Christianity in general, and Catholicism specifically have a lot of symbols. Some of them are pretty well known, like the cross and crucifix. But some are much less known or outright obscure. Here are 7 symbols of the faith that you may not have known before and their meanings.
Those pretty guys you see flying around every spring and summer? Totally a symbol of the faith! How? Because a caterpillar has to transform into a butterfly, a butterfly symbolizes transformation through the faith. Simcha Fisher has a cool piece on this transformative process.
Once you saw this, you probably knew what it was but now you also know its proper name! You may know this symbol by its other name, a Celtic knot. This is a symbol for the Holy Trinity. The three identical loops interlock in a perfect patter that shows their communion and equality. Pretty neat!
Bet you never thought of this simple shape as anything more than that! But it has a few meanings in our Catholic faith: Never-ending love, eternal life, even a halo (which represents holiness). Now you’ll never look at a circle in the same way again. You’re welcome.
Ancient Greeks believes that this bird didn’t decompose after death. Christians picked this up and made it mean eternal life. Catholic writer Flannery O’Connor called peacocks the king of the birds and had a flock of her own. When you combine these meanings, king of the birds and eternal life, you get symbol for Jesus, King of Kings, too!
Fleur de Lis
If you’re from New Orleans, you probably know this symbol really well. It stands for the lily and the lily is a symbol of resurrection. The lily is also a symbol of purity, which is why St. Joseph is often depicted holding one!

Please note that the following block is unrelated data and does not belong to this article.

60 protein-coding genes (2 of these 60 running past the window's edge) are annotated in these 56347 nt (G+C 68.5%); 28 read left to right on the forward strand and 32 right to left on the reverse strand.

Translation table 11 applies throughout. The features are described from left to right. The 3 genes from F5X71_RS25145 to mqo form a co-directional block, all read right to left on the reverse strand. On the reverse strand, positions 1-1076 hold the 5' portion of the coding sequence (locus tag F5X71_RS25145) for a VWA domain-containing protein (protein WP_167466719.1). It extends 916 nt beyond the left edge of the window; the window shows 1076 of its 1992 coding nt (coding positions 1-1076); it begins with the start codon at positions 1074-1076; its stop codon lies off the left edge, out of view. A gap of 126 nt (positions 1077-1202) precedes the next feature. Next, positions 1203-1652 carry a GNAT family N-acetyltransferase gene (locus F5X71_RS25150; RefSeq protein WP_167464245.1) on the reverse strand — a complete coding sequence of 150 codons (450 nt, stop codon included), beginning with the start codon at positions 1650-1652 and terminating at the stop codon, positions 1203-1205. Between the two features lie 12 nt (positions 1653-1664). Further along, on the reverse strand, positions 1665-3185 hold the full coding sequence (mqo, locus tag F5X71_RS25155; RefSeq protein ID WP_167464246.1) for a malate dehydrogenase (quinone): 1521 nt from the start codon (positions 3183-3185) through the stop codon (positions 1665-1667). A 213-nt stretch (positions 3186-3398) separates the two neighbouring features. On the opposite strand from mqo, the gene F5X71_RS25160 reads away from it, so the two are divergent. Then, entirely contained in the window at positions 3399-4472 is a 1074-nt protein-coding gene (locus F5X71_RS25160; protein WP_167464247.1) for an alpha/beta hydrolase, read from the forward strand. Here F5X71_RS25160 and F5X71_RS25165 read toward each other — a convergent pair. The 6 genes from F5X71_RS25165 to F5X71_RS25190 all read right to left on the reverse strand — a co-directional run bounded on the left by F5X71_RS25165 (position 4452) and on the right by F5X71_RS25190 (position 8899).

Another bird! The pelican is said to take its own flesh to feed its young if it cannot find other food. This, then, makes the pelican a symbol of the Eucharist, Christ’s literal body and blood given to us to sustain us. This is a phenomenal example of God’s design mimicking his life, and his life that’s present in his design. Pretty cool!
Personally, I’m afraid of bees. If it flies and can sting you, I’m out! But in the life of the Church, bees take on a different meaning. St. John Chrysostom wrote, in his 12th Homily, “The bee is more honored than other animals, not because it labors, but because it labors for others.” So bees are a symbol of working for the good of others, which we in the Church do in model of our Lord, Jesus Christ. There is some other symbolism connected with bees, too. Worker bees do not reproduce and so they are a symbol of chastity. Bees also collect pollen from many different plants and change it all into honey, so they are a symbol of wisdom. They are also a symbol of two of the Doctors of the Church, St. Ambrose and St. Bernard of Clairvaux, who are called the “mellifuus” and “mellificuus” doctors because their words and works were “sweet as honey”. With all this symbolism, maybe I’ll have to rethink my position on bees.